Watching "Bright Lights, Big City" a few weeks ago, it occurred to me that it was "The Lost Weekend" of the cocaine age.
For the protagonist, very well played by Michael J. Fox in a wild change of venue from "Family Ties," the social sniffing of the drug had corrupted every aspect of his life, as booze had undone Ray Milland as a writer of promise.
The moments of exultation--Milland was unforgettable saying that the first drinks made him feel "like Michelangelo, sculpting the beard of Moses"--had died all too quickly for the Fox character.
It was clear in the Jay McInerney novel that the boy had been using hard for only two months. But he was on the verge of losing his job as a fact-checker at a magazine like the New Yorker (where McInerney himself had worked as a fact-checker). His days and nights were a desperate scramble to maintain even the appearance that nothing was different. He had cut himself off from his family and had no sustaining relationship simply because he couldn't sustain one.
"Yeah. We thought about 'The Lost Weekend.' We talked about it," the film's director, Jim Bridges, said at lunch earlier this week.
The psychological parallels extended to the ending. "There had to be hope in it," Bridges said. "But it's very guarded, as it was in 'The Lost Weekend.' " Milland drops a cigarette into his highball, the most mixed of mixed emotions playing over his face. Fox sits on a wall, watching the dawn come up over the East River.
You hoped hard lessons had been learned, but you could only hope.
"(Cocaine's) so deceptive," Bridges said. "It makes you feel good and even look good--you sparkle--until you've gone too far." He thinks the social usage has dropped off sharply in Hollywood since the early '80s, but not before some careers were severely damaged.
Bridges, whose earlier films included "The Paper Chase," "Urban Cowboy" and "The China Syndrome," became involved with "Bright Lights, Big City" in the least comfortable circumstances for any director.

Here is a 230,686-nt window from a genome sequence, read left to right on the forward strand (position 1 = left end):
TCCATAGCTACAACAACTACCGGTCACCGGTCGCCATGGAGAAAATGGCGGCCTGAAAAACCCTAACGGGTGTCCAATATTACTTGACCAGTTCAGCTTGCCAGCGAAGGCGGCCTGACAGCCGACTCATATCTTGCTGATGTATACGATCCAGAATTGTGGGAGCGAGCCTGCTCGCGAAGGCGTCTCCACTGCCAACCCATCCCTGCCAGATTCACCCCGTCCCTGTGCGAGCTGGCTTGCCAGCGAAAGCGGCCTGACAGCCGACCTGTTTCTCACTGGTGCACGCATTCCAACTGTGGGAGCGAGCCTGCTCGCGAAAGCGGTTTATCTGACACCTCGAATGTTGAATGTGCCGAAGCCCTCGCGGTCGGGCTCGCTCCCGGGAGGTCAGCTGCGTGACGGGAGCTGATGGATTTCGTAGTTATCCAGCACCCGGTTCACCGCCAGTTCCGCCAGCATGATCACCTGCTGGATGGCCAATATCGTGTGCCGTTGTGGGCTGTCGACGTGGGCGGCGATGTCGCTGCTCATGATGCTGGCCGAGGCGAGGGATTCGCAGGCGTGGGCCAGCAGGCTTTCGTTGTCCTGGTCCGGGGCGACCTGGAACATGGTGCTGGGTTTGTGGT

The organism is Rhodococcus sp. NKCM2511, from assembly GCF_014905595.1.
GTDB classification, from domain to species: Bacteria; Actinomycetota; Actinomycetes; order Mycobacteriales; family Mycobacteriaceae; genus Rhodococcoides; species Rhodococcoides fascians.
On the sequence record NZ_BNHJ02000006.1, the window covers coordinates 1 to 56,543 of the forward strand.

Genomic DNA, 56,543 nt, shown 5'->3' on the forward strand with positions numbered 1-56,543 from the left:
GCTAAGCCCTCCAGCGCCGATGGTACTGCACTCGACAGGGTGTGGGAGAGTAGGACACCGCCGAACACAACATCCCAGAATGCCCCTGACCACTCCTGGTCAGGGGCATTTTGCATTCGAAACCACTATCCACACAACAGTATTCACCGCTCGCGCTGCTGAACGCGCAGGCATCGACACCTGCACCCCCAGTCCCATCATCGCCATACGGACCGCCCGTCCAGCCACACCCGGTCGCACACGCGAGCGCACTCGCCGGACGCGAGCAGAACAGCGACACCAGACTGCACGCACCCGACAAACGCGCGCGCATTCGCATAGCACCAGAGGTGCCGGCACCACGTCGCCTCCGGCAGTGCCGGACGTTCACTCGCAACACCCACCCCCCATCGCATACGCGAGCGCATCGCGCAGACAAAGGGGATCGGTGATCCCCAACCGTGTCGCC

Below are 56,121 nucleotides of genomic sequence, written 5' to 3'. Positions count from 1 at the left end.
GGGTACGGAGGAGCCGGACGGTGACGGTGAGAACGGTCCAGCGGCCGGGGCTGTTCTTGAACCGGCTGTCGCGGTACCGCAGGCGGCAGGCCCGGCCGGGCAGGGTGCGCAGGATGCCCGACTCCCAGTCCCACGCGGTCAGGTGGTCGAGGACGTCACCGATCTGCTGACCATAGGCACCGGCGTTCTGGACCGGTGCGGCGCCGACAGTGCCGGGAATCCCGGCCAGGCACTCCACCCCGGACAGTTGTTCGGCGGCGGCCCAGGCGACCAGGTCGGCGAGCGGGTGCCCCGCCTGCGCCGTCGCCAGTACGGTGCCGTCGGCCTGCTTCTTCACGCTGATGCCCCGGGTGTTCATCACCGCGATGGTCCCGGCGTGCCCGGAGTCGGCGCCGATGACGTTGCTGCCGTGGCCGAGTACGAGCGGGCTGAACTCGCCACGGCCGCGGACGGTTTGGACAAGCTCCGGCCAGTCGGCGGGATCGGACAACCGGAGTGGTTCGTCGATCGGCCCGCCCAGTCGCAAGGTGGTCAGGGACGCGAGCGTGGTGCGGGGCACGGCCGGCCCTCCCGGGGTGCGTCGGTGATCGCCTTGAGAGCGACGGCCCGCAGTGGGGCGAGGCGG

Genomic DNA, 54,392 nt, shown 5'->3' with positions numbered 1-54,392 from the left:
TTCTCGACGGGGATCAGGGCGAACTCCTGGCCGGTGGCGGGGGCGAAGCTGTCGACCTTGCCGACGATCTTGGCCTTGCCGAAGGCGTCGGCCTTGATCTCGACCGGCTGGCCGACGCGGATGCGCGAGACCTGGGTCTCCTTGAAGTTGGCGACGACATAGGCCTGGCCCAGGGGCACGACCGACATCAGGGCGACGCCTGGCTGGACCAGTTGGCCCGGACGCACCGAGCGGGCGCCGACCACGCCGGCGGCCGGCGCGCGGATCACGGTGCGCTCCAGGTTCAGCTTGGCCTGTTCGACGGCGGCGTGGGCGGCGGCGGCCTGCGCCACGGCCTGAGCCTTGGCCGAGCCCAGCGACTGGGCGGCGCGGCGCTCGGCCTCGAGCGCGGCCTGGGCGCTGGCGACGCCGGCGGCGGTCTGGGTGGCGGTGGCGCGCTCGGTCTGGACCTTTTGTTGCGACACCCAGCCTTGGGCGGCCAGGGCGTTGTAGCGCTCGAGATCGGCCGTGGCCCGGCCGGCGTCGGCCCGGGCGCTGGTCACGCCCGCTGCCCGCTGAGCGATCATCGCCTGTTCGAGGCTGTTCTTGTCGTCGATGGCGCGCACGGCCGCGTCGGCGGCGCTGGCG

He replaced a director (Joyce Chopra) who had already been shooting for 20 days on a script that, all too significantly, had gone through five writers, including McInerney himself, and as many as 15 drafts.
After Chopra left the project, Bridges read the shooting script and concluded it was undoable. "It would have run 10 hours," he said.
"I went back to the novel, which had been left rather far behind." In six days, McInerney and Bridges, who had begun his Hollywood career as a writer in television and learned to move fast, produced a new script, following a bare-bones outline of the book.
Bridges also had some sets revised and recast several supporting roles, bringing in Frances Sternhagen as the magazine's head of research, Swoosie Kurtz as a fellow worker and Jason Robards as the alcoholic editor who used to run with the Algonquin crowd.
He also brought in his own cinematographer, Gordon Willis, famous for his films with Woody Allen. Willis is known to work swiftly, and contractual commitments left Bridges only 36 days to do the film. "My deal was that we wouldn't use a foot of what had been shot before, and we didn't."
Necessity occasionally mothers some nice inventions. In this case the necessities of time forced a useful simplicity. The jangling discos where the Fox character spends most of his nights have by now become a cinematic cliche of jump cuts, a hyperactive camera and a blizzard of lights and blurs.
But in the discos here and at a climactic cocktail party, the Bridges/Willis camera stays remarkably calm, maintaining a steady, almost clinical watch on Fox.
"It's the most simply and directly shot film I've ever done," Bridges said. "We focus only on the people. It was the pressure of time." It works better than a multitude of cutaways might.
The camera never moves in for an extreme close-up until the critical moment Fox confronts his face in the mirror and comprehends, as if for the first time, all that he has done to himself and his life.
Particularly in its late stages, "Bright Lights, Big City" has a power of implication, when what is going with Fox's emotions is readable but unsaid and not overtly shown. "I try to make the audience work," Bridges said. "I don't believe in making everything cut and dried and then dumping it in the audience's lap. I don't think of a film as being finished until the audience is there."
After 30 years in Hollywood, Bridges is philosophical about success and failure and has tasted both. "I think they run in 10-year cycles of favor and disfavor, hurt and happiness," he said.
He had two big commercial successes in a row, "Urban Cowboy" and "The China Syndrome." But when a very personal film of his called "Mike's Murder" was sneak-previewed in its original form, the audience screamed at the screen and there were cries of "Lynch the director."
"There is real violence and make-believe violence, and I had obviously gone over the line," Bridges said. But he had brought the film in $1 million under budget, and the company allowed him to spend the savings on a partial remake. The later version was enthusiastically reviewed and has become something of a cult classic.
"A writer friend says there are three career stages," Bridges said: "New Kid in Town, Fall of New Kid and The Comeback. I'm not the new kid. But once you begin to understand the cycles, it's not so bad."